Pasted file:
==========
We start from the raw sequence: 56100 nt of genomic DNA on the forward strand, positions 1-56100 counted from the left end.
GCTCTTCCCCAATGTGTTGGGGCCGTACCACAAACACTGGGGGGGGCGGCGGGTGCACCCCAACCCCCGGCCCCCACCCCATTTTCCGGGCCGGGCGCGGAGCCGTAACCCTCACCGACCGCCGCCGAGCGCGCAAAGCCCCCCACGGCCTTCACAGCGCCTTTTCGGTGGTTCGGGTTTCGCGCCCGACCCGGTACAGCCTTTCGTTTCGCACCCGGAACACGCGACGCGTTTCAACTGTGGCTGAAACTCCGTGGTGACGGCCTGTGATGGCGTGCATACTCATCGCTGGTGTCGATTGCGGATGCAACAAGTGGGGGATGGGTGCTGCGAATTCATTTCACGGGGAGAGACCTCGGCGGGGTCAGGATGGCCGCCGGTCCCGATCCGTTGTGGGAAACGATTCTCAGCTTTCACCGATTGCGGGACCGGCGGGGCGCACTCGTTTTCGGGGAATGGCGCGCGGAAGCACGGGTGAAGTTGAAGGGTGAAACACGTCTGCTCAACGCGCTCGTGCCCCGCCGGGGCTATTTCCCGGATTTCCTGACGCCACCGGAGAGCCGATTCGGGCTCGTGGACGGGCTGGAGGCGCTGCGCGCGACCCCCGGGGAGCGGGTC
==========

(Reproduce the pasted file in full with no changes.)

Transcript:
We start from the raw sequence: 56100 nt of genomic DNA on the forward strand, positions 1-56100 counted from the left end.
GCTCTTCCCCAATGTGTTGGGGCCGTACCACAAACACTGGGGGGGGCGGCGGGTGCACCCCAACCCCCGGCCCCCACCCCATTTTCCGGGCCGGGCGCGGAGCCGTAACCCTCACCGACCGCCGCCGAGCGCGCAAAGCCCCCCACGGCCTTCACAGCGCCTTTTCGGTGGTTCGGGTTTCGCGCCCGACCCGGTACAGCCTTTCGTTTCGCACCCGGAACACGCGACGCGTTTCAACTGTGGCTGAAACTCCGTGGTGACGGCCTGTGATGGCGTGCATACTCATCGCTGGTGTCGATTGCGGATGCAACAAGTGGGGGATGGGTGCTGCGAATTCATTTCACGGGGAGAGACCTCGGCGGGGTCAGGATGGCCGCCGGTCCCGATCCGTTGTGGGAAACGATTCTCAGCTTTCACCGATTGCGGGACCGGCGGGGCGCACTCGTTTTCGGGGAATGGCGCGCGGAAGCACGGGTGAAGTTGAAGGGTGAAACACGTCTGCTCAACGCGCTCGTGCCCCGCCGGGGCTATTTCCCGGATTTCCTGACGCCACCGGAGAGCCGATTCGGGCTCGTGGACGGGCTGGAGGCGCTGCGCGCGACCCCCGGGGAGCGGGTC